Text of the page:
NASA's VIPER rover to hunt for water ice on the Moon from 2022
The availability of important resources will be key to the success of a future lunar outpost, and there may be none more important than the stuff of life. To gain a clearer picture of water ice availability at the Moon’s South Pole, NASA has announced a new mission to send in a lunar rover by the name of VIPER to investigate.
Rock-solid signs of water ice at the Moon’s South Pole first emerged when NASA crashed its LCROSS spacecraft into a nearby crater 10 years ago. Studies since have continued to hint at how much may be awaiting future explorers, but VIPER (Volatiles Investigating Polar Exploration Rover) is the first dedicated mission to study these possibilities up close.
The South Pole is the anticipated initial landing site for NASA’s Artemis program, which aims to place the first woman and next man on the Moon in 2024. All going to plan, the VIPER rover will arrive two years beforehand, collecting data and measurements of the water ice in the region.
Around the size of a golf cart, the rover is equipped with four scientific instruments, including a 1-meter-long (3.3-ft) drill. Insertion of the drill will be guided by the rover’s Neutron Spectrometer System, which is built to detect wetter areas below the surface. The samples it pulls form these drilling sites will then be analyzed by another pair of onboard spectrometers.
“It’s incredibly exciting to have a rover going to the new and unique environment of the South Pole to discover where exactly we can harvest that water,” says Anthony Colaprete, VIPER’s project scientist. “VIPER will tell us which locations have the highest concentrations and how deep below the surface to go to get access to water.”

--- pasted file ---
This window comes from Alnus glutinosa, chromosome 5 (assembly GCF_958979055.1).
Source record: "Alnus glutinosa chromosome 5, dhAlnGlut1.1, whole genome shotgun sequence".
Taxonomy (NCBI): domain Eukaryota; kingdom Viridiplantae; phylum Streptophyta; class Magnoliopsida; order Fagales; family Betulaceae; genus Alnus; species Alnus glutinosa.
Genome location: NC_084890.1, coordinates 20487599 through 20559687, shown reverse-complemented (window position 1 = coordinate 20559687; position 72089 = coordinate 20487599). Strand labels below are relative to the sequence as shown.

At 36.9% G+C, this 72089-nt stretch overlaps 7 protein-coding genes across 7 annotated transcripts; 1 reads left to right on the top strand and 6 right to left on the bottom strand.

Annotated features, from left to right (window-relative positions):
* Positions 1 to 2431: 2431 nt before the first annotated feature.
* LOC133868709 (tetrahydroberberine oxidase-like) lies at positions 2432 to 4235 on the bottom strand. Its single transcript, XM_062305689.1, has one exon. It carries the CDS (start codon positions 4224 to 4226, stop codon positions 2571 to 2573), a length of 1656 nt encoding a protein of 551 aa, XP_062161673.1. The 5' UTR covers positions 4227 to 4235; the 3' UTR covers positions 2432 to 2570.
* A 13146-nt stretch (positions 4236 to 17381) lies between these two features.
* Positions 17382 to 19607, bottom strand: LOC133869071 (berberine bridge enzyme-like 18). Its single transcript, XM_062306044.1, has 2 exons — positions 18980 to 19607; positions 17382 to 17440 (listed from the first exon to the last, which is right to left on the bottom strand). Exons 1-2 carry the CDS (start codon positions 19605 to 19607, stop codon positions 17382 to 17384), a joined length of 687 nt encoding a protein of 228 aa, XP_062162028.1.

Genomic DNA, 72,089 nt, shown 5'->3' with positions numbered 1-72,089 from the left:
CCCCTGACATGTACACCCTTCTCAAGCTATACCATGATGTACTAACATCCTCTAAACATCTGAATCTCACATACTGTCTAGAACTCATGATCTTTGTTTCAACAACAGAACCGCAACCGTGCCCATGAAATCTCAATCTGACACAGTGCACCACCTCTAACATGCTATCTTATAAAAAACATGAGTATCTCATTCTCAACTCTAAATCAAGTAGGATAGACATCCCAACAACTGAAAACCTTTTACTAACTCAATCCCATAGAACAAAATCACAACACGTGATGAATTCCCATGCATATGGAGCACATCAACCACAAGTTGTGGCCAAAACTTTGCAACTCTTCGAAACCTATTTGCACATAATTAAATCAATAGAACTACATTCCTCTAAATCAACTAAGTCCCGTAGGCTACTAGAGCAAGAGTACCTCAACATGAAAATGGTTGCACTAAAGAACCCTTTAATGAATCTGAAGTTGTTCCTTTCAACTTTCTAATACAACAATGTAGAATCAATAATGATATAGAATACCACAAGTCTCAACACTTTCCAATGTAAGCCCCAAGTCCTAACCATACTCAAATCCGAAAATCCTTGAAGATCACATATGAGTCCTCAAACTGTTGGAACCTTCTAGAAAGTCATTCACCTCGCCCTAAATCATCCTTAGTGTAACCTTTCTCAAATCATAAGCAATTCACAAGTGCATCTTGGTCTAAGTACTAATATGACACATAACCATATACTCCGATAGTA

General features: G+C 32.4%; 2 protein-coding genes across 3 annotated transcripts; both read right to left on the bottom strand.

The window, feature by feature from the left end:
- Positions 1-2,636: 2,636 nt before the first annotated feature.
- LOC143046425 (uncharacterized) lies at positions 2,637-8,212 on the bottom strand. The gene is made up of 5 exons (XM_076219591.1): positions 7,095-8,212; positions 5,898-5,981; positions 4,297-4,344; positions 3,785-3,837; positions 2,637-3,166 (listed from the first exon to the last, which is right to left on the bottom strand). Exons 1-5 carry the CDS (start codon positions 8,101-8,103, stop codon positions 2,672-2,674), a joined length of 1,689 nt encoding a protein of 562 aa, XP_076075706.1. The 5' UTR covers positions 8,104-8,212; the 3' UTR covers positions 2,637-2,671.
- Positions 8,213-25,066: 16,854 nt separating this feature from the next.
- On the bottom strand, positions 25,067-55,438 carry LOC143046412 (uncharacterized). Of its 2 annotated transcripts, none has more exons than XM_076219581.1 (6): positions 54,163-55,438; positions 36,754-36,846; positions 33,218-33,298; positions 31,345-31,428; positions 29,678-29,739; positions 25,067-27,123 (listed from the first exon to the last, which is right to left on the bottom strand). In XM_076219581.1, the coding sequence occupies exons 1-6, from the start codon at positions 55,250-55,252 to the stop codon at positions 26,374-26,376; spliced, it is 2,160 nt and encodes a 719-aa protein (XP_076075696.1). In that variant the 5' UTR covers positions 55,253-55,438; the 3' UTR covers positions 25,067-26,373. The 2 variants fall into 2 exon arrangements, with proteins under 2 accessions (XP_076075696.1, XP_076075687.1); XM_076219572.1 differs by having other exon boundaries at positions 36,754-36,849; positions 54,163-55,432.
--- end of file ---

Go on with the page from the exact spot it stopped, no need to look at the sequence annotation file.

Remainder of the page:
Further to that, Viper will also gather data on the variety of soil conditions and how they might be influenced by light and temperature. This could help inform scientists of other potential locations on the Moon where water ice could be hiding. In all, VIPER will spend 100 days combing the surface for signs of water, with its data to be used to form the first global water map of the Moon.
“The key to living on the Moon is water – the same as here on Earth,” says Daniel Andrews, the project manager of the VIPER mission and director of engineering at NASA’s Ames Research Center in Silicon Valley. “Since the confirmation of lunar water-ice 10 years ago, the question now is if the Moon could really contain the amount of resources we need to live off-world. This rover will help us answer the many questions we have about where the water is, and how much there is for us to use.”
The video below provides an overview of the VIPER mission, which is expected to land at the Moon's South Pole in December 2022.